Some sort of celebration to mark the end of one year and beginning of the next is nearly universal in cultures around the world, even if the date of the New Year is not. But there are few places with a longer history of New Year’s traditions than Scotland, where the holiday is known as Hogmanay (pronounced “hahg-mun-AY”). Until recently in Scotland, New Years was actually a bigger holiday than Christmas. Hogmanay has old pagan roots, and many of the old customs went out with the introduction of Christianity to Scotland, but here are a few that have survived to this day.
It was once believed, and still is by many traditional Scots, that the first person to set foot in a house after New Years sets the mood for that entire year. From this belief came the custom of “first-footing”, which involves walking into a friend’s home just after midnight on New Year’s day with a gift to help bless the house for the coming year. In the past, the gift was often coal, salt or biscuits. Today, a biscuit is still quite welcome, but many guests bring a bottle of whisky instead.
Auld Lang Syne
Throughout the English-speaking world, the sound most associated with New Year’s celebrations is the singing of Auld Lang Syne. The lyrics were written by the great Scottish poet, Robert Burns, in 1788, but the tune is a traditional song from much earlier. Though it is sung by millions every New Years, few would recognize the original Scots-language version, one verse of which goes:
We twa hae run about the braes,
And pu’d the gowans fine ;
But we’ve wander’d mony a weary foot,
Sin auld lang syne.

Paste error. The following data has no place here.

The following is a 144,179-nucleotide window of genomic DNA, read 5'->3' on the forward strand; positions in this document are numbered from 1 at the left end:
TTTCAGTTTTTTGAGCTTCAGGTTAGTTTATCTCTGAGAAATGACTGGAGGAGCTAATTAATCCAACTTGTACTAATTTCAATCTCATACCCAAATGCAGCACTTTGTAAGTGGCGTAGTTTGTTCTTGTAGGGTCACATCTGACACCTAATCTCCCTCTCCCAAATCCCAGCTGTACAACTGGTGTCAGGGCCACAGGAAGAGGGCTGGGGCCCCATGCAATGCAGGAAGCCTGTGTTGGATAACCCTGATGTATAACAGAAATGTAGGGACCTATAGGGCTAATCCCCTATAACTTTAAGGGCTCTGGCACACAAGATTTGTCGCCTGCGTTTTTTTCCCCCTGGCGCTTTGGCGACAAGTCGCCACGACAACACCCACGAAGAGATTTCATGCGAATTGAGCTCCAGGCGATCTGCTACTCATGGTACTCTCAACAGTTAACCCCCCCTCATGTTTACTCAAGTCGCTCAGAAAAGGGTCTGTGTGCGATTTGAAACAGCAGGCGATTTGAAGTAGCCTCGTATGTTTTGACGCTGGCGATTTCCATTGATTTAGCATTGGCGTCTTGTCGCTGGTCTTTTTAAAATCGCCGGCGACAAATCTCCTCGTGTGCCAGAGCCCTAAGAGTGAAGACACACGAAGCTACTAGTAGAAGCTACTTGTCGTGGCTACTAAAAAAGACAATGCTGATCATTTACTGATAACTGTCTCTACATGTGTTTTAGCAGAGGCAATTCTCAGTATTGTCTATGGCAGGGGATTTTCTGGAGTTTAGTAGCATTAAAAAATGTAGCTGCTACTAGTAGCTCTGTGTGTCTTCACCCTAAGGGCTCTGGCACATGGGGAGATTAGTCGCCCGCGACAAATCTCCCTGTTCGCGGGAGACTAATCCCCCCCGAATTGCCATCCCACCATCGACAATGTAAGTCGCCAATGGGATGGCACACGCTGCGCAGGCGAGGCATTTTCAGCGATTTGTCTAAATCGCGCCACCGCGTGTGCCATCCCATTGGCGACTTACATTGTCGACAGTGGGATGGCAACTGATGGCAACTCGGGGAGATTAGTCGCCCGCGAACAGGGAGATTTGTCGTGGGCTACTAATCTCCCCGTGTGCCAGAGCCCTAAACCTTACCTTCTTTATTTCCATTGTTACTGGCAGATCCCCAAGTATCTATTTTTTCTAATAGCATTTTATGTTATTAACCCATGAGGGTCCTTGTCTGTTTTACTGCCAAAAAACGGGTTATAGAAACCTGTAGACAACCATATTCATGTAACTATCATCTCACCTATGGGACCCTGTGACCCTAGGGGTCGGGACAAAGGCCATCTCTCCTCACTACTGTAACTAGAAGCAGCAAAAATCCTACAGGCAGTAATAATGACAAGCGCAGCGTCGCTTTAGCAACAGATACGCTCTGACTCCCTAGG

They may sing Auld Lang Syne in New York and London, but those cities stop short of adopting another Scottish custom for New Years. In Stonehaven, a small town in northeast Scotland, townsfolk have spent at least the past 100 Hogmanays making balls of wire and tar, lighting them on fire and swinging them by a chain. Like a nighttime version of the Highland Games, the event is a test of strength, with the winner being the one that can swing the fireball around their head for the longest time without stopping. Let’s see them try that in Times Square.
Scots may have some odd traditions surrounding Hogmanay, but like anywhere, it is also the biggest party night of the year. From parties with traditional music and dance, called cèilidh (“KAY-lee”), to massive festivals in each of the major cities, it’s the one night that nearly everyone does something special. Edinburgh holds the biggest public event, with over 100,000 revelers filling Princes Street and the Royal Mile. In Glasgow, always trying to out-do the capital city, Hogmanay is only one night of a three-week festival called Winterfest.
Wherever you find yourself in Scotland, small town or big city, you can be sure to find plenty to do on New Years, and the legendary hospitality of the Scots only becomes warmer over the holidays. If you actually are planning on being in the country for Hogmanay, check out the official Edinburgh Hogmanay site for all the best spots to raise a glass.